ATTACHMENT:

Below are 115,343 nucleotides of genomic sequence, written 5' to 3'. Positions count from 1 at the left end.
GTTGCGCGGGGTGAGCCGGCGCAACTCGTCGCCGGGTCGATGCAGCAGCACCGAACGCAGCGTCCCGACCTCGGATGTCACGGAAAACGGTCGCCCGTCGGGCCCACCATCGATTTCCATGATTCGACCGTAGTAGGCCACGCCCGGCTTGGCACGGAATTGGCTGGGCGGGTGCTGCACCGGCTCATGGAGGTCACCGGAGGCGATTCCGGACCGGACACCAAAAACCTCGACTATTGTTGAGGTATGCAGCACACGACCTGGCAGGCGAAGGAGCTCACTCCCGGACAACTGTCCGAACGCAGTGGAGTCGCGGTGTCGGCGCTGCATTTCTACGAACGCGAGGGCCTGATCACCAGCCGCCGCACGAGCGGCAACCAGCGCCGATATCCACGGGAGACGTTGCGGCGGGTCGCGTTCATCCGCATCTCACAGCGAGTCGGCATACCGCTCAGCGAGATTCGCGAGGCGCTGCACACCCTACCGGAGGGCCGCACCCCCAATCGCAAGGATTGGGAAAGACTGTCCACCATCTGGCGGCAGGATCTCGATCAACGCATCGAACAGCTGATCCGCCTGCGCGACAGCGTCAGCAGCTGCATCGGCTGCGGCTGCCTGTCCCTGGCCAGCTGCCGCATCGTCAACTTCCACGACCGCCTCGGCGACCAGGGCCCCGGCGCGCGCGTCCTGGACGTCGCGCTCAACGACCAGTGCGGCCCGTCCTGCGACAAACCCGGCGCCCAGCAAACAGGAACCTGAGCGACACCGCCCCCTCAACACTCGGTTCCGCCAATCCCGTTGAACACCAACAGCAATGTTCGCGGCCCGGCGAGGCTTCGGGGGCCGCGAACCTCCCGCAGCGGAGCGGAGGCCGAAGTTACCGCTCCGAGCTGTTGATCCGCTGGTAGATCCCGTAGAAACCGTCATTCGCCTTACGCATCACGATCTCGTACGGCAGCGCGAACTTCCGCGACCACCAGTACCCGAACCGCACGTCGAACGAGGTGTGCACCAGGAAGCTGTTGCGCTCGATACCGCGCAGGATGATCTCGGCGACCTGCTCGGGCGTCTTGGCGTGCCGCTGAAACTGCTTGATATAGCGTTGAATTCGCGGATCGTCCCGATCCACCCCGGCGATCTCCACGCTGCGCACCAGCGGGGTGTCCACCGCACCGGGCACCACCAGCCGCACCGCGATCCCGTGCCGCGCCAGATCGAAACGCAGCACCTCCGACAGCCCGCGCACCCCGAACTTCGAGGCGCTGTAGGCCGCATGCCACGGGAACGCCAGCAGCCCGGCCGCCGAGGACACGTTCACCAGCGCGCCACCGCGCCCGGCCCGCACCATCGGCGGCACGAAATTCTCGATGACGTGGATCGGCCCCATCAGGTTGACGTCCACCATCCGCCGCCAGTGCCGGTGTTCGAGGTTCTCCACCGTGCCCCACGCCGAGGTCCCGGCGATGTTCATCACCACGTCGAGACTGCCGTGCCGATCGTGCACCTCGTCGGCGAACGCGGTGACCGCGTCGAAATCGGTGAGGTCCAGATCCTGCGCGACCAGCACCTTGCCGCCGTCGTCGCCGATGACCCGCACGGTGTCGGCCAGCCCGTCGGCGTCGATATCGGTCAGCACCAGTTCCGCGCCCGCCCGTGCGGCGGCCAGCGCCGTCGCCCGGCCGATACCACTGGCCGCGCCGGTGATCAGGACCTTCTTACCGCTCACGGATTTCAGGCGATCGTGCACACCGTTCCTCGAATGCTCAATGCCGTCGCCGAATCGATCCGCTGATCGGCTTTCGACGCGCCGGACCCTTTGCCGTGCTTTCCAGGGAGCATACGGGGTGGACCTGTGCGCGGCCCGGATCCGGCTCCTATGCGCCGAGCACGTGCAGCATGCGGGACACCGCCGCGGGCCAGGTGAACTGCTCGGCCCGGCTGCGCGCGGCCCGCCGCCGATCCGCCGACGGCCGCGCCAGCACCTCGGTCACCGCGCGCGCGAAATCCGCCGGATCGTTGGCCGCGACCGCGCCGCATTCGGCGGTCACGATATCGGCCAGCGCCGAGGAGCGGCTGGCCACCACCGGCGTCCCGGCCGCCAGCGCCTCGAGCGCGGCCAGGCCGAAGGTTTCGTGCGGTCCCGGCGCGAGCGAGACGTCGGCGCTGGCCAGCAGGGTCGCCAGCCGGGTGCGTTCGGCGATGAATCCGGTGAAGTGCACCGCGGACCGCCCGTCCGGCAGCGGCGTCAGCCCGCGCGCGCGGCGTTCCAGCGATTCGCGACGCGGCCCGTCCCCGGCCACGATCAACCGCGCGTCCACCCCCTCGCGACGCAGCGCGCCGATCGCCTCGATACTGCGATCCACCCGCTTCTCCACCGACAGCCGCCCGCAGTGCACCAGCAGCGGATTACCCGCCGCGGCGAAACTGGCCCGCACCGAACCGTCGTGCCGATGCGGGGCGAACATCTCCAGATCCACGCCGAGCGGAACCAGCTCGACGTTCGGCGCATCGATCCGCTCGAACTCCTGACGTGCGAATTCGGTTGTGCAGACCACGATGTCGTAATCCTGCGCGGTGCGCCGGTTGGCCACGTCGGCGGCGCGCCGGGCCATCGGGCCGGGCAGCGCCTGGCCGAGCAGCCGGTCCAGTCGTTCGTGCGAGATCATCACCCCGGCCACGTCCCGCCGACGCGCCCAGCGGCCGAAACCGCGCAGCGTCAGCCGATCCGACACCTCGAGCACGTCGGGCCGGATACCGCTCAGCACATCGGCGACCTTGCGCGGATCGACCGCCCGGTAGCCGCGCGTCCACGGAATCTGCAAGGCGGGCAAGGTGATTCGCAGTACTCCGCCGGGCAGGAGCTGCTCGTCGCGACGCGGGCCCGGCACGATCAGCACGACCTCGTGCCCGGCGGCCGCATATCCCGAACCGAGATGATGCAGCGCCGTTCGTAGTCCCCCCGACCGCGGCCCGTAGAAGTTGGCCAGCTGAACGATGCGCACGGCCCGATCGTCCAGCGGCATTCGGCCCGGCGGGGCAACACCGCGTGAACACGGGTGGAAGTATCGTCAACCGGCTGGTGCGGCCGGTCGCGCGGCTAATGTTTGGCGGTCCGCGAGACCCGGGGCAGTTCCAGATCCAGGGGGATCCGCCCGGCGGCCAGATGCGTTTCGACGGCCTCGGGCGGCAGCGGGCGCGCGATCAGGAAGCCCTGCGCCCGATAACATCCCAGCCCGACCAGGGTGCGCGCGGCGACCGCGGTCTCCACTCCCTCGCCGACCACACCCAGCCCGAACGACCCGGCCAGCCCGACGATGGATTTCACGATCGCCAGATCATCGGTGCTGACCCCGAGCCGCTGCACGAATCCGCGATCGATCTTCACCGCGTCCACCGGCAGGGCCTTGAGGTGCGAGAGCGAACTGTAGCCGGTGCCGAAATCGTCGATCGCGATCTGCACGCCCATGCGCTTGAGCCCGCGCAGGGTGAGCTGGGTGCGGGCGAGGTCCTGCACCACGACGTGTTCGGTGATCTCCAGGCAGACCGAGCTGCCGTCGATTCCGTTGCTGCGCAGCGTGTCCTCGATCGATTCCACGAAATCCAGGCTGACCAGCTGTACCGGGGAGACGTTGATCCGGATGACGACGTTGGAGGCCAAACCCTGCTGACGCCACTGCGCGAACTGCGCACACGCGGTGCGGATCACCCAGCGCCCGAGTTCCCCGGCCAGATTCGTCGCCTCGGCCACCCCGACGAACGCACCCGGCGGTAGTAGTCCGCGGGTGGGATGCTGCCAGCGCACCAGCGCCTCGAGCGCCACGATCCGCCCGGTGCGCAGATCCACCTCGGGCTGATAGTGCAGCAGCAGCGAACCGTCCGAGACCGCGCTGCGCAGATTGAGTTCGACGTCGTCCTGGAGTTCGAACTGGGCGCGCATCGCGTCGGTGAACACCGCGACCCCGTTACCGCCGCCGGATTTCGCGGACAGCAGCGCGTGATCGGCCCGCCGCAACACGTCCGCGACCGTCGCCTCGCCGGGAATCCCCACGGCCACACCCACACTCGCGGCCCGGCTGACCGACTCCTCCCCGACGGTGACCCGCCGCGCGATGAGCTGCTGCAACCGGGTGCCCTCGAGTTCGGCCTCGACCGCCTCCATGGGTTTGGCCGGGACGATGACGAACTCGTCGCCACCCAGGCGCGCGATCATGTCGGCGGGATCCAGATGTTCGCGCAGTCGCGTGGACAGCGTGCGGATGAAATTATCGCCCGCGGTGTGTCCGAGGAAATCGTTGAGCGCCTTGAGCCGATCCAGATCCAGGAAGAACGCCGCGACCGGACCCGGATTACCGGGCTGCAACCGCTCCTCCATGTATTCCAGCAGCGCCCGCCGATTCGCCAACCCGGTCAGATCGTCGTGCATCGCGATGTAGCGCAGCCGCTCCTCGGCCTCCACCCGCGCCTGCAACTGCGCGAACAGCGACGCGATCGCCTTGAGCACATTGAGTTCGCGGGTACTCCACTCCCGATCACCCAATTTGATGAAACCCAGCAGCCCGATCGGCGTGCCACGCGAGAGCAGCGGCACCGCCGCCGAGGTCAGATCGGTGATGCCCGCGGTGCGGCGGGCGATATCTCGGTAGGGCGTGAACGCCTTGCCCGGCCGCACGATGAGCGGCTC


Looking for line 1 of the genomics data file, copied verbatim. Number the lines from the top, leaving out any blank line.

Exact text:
Below are 115,343 nucleotides of genomic sequence, written 5' to 3'. Positions count from 1 at the left end.